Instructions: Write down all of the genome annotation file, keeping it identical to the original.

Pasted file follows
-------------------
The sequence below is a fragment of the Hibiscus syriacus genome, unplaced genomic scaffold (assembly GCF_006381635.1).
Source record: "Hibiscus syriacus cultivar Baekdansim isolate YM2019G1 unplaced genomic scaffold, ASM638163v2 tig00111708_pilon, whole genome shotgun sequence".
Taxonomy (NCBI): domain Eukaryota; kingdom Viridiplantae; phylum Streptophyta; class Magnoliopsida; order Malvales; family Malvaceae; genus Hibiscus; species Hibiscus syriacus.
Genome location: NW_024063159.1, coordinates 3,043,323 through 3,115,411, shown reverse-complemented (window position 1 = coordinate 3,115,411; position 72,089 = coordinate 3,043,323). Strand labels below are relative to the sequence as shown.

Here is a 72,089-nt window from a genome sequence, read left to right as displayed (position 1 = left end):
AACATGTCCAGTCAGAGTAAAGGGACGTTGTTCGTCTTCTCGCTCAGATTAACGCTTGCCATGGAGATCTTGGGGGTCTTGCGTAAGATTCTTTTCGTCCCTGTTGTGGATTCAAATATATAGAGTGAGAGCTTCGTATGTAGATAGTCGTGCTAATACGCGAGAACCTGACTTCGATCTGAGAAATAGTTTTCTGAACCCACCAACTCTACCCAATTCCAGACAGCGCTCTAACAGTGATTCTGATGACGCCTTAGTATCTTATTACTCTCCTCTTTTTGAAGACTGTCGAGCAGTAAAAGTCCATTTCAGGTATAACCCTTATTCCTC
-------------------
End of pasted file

The sequence below is a fragment of the Hibiscus syriacus genome, unplaced genomic scaffold (assembly GCF_006381635.1).
Source record: "Hibiscus syriacus cultivar Baekdansim isolate YM2019G1 unplaced genomic scaffold, ASM638163v2 tig00111708_pilon, whole genome shotgun sequence".
Taxonomy (NCBI): domain Eukaryota; kingdom Viridiplantae; phylum Streptophyta; class Magnoliopsida; order Malvales; family Malvaceae; genus Hibiscus; species Hibiscus syriacus.
Genome location: NW_024063159.1, coordinates 3,043,323 through 3,115,411, shown reverse-complemented (window position 1 = coordinate 3,115,411; position 72,089 = coordinate 3,043,323). Strand labels below are relative to the sequence as shown.

Here is a 72,089-nt window from a genome sequence, read left to right as displayed (position 1 = left end):
AACATGTCCAGTCAGAGTAAAGGGACGTTGTTCGTCTTCTCGCTCAGATTAACGCTTGCCATGGAGATCTTGGGGGTCTTGCGTAAGATTCTTTTCGTCCCTGTTGTGGATTCAAATATATAGAGTGAGAGCTTCGTATGTAGATAGTCGTGCTAATACGCGAGAACCTGACTTCGATCTGAGAAATAGTTTTCTGAACCCACCAACTCTACCCAATTCCAGACAGCGCTCTAACAGTGATTCTGATGACGCCTTAGTATCTTATTACTCTCCTCTTTTTGAAGACTGTCGAGCAGTAAAAGTCCATTTCAGGTATAACCCTTATTCCTC